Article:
I'm sure you have heard commentary on or even watched or read what Barack said yesterday.
After driving back from Winston I turned on my TV last night to see the speech. It was powerful, well done, and to me, seemed honest.
I do NOT claim to be an expert on politics or on this whole issue, but I there were several parts that made me nod my head and say, "this is what we need to hear."
Given my background, my politics, and my professed values and ideals, there will no doubt be those for whom my statements of condemnation are not enough. Why associate myself with Reverend Wright in the first place, they may ask? Why not join another church? And I confess that if all that I knew of Reverend Wright were the snippets of those sermons that have run in an endless loop on the television and You Tube, or if Trinity United Church of Christ conformed to the caricatures being peddled by some commentators, there is no doubt that I would react in much the same way
But the truth is, that isn't all that I know of the man. The man I met more than twenty years ago is a man who helped introduce me to my Christian faith, a man who spoke to me about our obligations to love one another; to care for the sick and lift up the poor. He is a man who served his country as a U.S. Marine; who has studied and lectured at some of the finest universities and seminaries in the country, and who for over thirty years led a church that serves the community by doing God's work here on Earth - by housing the homeless, ministering to the needy, providing day care services and scholarships and prison ministries, and reaching out to those suffering from HIV/AIDS.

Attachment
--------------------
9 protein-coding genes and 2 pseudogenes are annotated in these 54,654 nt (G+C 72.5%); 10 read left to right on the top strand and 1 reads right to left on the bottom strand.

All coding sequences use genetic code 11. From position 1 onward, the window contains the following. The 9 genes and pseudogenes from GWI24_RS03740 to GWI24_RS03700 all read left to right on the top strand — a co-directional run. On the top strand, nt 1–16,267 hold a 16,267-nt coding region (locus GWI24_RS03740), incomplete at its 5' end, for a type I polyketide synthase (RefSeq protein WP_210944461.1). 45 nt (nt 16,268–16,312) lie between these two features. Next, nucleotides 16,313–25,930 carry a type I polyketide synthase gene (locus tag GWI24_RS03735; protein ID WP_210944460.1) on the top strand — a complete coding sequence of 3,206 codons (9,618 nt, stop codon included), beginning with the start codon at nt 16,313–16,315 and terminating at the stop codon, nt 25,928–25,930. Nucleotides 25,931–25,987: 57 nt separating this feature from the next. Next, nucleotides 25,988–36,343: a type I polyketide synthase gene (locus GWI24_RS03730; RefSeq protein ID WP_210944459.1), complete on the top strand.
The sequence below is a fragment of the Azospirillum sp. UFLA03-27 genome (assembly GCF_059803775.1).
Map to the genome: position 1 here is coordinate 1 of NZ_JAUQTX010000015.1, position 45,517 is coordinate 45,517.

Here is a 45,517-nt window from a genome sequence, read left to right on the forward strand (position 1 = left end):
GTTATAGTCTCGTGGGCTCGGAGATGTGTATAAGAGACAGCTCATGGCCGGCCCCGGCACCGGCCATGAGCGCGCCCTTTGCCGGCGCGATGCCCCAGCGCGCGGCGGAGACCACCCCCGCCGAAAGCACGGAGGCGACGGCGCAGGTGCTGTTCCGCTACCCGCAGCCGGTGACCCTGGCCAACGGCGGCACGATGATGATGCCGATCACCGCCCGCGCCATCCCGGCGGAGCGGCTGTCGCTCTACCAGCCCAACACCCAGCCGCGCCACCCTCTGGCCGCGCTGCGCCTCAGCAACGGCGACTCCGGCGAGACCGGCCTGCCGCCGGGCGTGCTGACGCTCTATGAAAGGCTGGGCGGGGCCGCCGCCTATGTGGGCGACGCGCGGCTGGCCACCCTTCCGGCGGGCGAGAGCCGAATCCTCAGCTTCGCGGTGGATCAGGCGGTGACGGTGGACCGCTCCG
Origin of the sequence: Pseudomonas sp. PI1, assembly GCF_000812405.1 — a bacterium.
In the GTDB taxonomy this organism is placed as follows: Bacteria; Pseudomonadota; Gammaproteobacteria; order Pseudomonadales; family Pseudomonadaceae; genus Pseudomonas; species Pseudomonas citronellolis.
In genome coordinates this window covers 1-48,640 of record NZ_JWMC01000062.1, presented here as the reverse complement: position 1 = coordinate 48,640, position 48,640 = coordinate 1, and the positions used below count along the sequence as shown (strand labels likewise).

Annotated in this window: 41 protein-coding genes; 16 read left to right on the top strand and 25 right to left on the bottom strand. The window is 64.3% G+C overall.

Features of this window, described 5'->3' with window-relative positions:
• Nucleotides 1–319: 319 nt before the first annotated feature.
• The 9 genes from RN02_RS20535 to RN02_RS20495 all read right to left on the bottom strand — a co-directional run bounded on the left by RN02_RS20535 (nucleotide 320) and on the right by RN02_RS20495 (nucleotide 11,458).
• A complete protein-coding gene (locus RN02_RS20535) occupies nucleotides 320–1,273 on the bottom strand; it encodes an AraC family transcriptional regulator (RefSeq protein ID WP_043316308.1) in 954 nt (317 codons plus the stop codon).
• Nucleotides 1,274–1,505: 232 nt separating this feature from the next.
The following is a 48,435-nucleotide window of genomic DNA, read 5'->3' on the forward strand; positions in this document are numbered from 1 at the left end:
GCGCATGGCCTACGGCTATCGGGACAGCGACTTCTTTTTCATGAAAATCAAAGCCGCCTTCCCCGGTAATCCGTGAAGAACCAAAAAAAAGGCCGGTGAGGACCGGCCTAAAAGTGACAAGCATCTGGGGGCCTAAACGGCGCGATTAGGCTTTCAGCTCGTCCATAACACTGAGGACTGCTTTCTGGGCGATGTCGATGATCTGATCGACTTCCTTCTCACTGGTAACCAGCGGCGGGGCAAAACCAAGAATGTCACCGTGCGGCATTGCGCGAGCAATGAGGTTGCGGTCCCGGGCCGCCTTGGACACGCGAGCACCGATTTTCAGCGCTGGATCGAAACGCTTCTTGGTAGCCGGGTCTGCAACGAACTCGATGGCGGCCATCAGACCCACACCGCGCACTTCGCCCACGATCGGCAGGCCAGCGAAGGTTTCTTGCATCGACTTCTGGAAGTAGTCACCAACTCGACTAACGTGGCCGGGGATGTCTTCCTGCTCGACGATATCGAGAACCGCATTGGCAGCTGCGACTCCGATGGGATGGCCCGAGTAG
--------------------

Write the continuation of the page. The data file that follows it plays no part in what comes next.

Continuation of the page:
This may not be something that is a "good move" politically, but to me this shows that there is more to people than one portion of their lives. I want a president who can see complexities in people and pull out the good.
He spoke about coming together, about understanding the other, about moving beyond spectacles, about hope for more than division, about the real struggles, anger, fear, and grief that people of all racial back grounds have felt and feel.
Then this morning on CNN , I heard one commentator say something like , "His speech was a discourse that didn't just address his association with Reverend Wright, but it asked the American people to look at themselves."
The commentator said this like it was a NEGATIVE thing... to consider our part in the system of fear and anger and oppression and division. All of us, white, black, brown DO have a part to play in it.
We want a scape goat, we want to point fingers at those who take extreme positions. It makes us feel better about ourselves.
What are your thoughts?